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The Daily Wildcat

The Daily Wildcat


    “‘Glue guy’ McClellan feeling healthy, playing big minutes”

    UA guard Jawann McClellan jumps for the ball during Arizonas 69-50 win over Fresno State Dec. 16 in McKale Center. The senior said hes in the best shape of his career, which has helped him thrive in his role as the Wildcats glue guy and defensive stopper.
    UA guard Jawann McClellan jumps for the ball during Arizona’s 69-50 win over Fresno State Dec. 16 in McKale Center. The senior said he’s in the best shape of his career, which has helped him thrive in his role as the Wildcats’ glue guy and defensive stopper.

    Earlier in the season Kevin O’Neill was asked by friends outside of the basketball world why he keeps playing guard Jawann McClellan so much.

    After all, he does not possess the ability to take over a game offensively like guard Jerryd Bayless – his only teammate to average more minutes than him – the shooting stroke and leaping ability of forward Chase Budinger or a power game to dominate down low like forward Jordan Hill, but McClellan starts every game and plays heavy minutes just like the Wildcats’ Big Three.

    The reason the Arizona interim head coach hasn’t been hearing that as much lately is for performances like Saturday’s that earned McClellan MVP honors of the Fiesta Bowl Classic win over San Diego State when he scored just seven points but tied a career high with nine rebounds and set one with seven assists in the Wildcats’ 74-58 victory.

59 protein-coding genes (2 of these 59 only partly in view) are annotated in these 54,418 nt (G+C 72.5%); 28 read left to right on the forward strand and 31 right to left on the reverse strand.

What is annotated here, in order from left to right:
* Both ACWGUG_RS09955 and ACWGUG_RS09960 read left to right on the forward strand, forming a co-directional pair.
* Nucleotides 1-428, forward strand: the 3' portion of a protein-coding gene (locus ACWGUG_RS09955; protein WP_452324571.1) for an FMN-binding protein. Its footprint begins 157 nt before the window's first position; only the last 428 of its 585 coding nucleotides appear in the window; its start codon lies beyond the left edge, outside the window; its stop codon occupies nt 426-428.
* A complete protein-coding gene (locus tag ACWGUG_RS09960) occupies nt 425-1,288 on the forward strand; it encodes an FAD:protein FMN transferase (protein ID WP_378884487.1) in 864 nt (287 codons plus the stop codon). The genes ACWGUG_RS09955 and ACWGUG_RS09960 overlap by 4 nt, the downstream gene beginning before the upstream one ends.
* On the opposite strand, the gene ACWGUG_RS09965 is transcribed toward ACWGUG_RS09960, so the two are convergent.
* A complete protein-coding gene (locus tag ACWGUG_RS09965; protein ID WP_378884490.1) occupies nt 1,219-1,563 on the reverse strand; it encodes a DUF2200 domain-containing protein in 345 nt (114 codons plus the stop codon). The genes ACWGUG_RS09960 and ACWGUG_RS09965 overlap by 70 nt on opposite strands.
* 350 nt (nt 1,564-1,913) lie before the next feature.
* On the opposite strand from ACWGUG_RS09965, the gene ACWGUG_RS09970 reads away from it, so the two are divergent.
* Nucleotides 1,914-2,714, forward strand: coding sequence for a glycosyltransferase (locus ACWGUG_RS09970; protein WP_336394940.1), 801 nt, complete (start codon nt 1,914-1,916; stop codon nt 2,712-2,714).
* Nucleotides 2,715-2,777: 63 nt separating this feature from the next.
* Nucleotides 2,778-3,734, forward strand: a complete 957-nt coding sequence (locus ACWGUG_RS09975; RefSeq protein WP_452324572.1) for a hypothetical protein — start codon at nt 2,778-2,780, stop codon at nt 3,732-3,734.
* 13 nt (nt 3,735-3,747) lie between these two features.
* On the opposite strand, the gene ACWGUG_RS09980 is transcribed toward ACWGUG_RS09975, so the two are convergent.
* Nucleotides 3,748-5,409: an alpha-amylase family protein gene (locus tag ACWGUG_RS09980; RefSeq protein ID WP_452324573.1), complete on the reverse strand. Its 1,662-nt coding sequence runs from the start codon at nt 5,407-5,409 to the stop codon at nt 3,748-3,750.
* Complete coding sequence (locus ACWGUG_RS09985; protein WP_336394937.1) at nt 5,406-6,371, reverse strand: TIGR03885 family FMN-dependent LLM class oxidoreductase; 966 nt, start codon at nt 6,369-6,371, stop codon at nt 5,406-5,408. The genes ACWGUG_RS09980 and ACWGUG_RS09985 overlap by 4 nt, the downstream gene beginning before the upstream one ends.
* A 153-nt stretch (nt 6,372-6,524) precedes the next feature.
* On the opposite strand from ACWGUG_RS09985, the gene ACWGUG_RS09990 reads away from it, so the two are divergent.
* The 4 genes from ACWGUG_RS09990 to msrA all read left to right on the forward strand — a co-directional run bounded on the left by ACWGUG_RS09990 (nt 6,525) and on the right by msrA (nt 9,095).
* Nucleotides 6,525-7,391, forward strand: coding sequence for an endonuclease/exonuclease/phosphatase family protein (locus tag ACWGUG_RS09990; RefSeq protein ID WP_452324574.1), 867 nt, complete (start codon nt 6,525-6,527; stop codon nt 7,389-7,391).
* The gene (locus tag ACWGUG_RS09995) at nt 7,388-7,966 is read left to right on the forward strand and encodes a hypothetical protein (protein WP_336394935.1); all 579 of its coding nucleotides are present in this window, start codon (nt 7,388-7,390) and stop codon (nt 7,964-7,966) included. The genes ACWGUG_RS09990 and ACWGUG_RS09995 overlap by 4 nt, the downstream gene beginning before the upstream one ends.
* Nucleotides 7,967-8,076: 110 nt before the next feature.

“”The guy is our glue guy,”” O’Neill said. “”He glues us together, he doesn’t make any mistakes defensively, he makes big baskets, he’s a great passer.

    “”He’s done so many good things for us that go a little bit unnoticed when you have Jerryd and Chase and Jordan putting up number points-wise. The things that Jawann does behind the scenes are remarkable for our team. I’m glad he won the MVP, and he deserves that.””

    Taking over a Bruce Bowen-like role as Arizona’s defensive stopper, McClellan has succeeded in slowing down the opponent’s top scorer, such as Saturday when he helped limit Aztec leading scorer Lorrenzo Wade to seven points on 3-for-10 shooting, only the second game of the season he’s finished in single digits.

    The senior also cleaned up the defensive glass, collecting seven of his boards on that end, and aided the offense flow with his team-high assist total.

    “”I just try to do my job defensively and offensively,”” McClellan said. “”I just happened to be in the right place at the right time, the ball was bouncing to me (Saturday), and fortunately I had a good all-around game.””

    Last season the Wildcats saw McClellan play well during the first part of the season, averaging 13.3 points per game as the team jumped out to a 12-1 start. Then his aching knees caught up with him in the second half of the year, limiting him to 7.2 ppg as Arizona slid to an 8-10 mark the rest of the way.

    After playing just under 40 minutes Wednesday at Nevada-Las Vegas, missing a mere 12 seconds after falling on his back and leaving the court grimacing in pain, and 38 minutes on Saturday, McClellan said he does not expect to hit a wall this season because he feels like he’s in the best shape of his career and does not get tired on the court.

    “”I’m not out there limping around like last year, whereas I did break down because I was putting so much pressure on the other knee,”” McClellan said. “”I just think the main thing is I’m just healthy right now, but it’s a long season of course, but I think I can go those minutes.

    “”If I couldn’t go those minutes and I was showing signs that I was slowing down, I don’t think I would be out there.””

    After all, there’s a reason O’Neill is coaching the Wildcats while his friends stick to business.

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